About this time last year I was visiting one of my accounts based in Toronto when one of my customers, who is a strong advocate of the Canadian health care system, asked what I thought of Obamacare. My answer: I thought there were far better ways of helping the 10 or 15% of Americans who didn’t have health insurance than forcing the other 85 – 90% to change what they had. She repeated what Obama and his minions have been saying: that we could keep our insurance (and doctor) if we liked it so what’s the big deal? Well, after the initial October roll out we’re learning that we could keep our insurance ONLY if it met the criteria laid out by Obamacare. The news media has been reporting that thousands of people have been receiving notices from their insurers that, oh, their plan doesn’t meet this minimum criteria and that the plans available on the exchanges are much more expensive and have higher deductibles.

Who could have seen that coming? Anybody with a basic understanding of Economics 101. By that I mean that the package of promises sold to us like a miracle balm (or snake oil) contained contradictory claims. We were going to save money, lower the national debt, reduce overall medical spending while covering people with pre-existing conditions and adding millions of folks who previously didn’t have insurance.

How did this happen? I think a constellation of factors made it possible for politicians to sell some people on Obamacare. (Notice I didn’t say most people because the polls have consistently shown a lack of strong public support for Obamacare. It is dropping like a rock since October 1.) One is the lack of understanding how a market works and particularly how distorted the healthcare market is. Second, the mammoth bill was too complex even for its supporters to fully understand. (Hence, Nancy Pelosi’s infamous comment about needing to pass the bill in order to find out what is in it.) Third, I think a lot of people harbor animosity for insurance companies precisely because (a) we don’t know how much medical services truly cost (see examples below) and (b) insurance companies delay or deny payments to protect their bottom line. And lastly, I’m sure there is a minority of people who think they were going to get something for almost nothing while tucking it to the big insurers. Several Obamacare supporters have voiced dismay that they didn’t think they would be the ones footing the bill only to find out, to their dismay, that the bill collector tolls for them too.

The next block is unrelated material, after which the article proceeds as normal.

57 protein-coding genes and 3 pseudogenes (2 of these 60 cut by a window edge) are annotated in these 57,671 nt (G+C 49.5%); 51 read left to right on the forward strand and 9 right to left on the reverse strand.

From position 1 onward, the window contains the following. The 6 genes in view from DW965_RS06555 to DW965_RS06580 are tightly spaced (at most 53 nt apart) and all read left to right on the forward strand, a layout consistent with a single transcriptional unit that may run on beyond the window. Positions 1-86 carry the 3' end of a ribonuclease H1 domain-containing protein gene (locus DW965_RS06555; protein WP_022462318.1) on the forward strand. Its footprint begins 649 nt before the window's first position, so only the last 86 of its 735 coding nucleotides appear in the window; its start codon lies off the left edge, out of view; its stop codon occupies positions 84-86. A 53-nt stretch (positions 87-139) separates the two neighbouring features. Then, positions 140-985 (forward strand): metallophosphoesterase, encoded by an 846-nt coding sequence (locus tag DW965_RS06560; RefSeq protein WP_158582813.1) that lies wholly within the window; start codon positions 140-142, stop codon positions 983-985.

During the discussion with my customer I also mentioned that the health care system in the U.S. was far from a true free market system for a number of reasons (best covered at another time) and that having insurance cover most of normal medical expenses hides the true price from the user. I likened it to going into a grocery store and for a $20 co-pay you could fill your cart with anything you wanted, from cheap hamburger to caviar (if the store would carry it). Or it would be like going to the car dealership to get whatever work you wanted done on your car for the measly co-pay. So you could have an oil change or rebuild the engine for the same out-of-pocket cost. As a result of this arrangement there is no incentive for the customer to shop for the combination of best price and quality like we do for other goods and services. But that too is a topic for another post. For more information on this I highly recommend John Goodman’s Priceless: Curing the Healthcare Crisis.

For a much deeper analysis I recommend Robert Tracinski's article.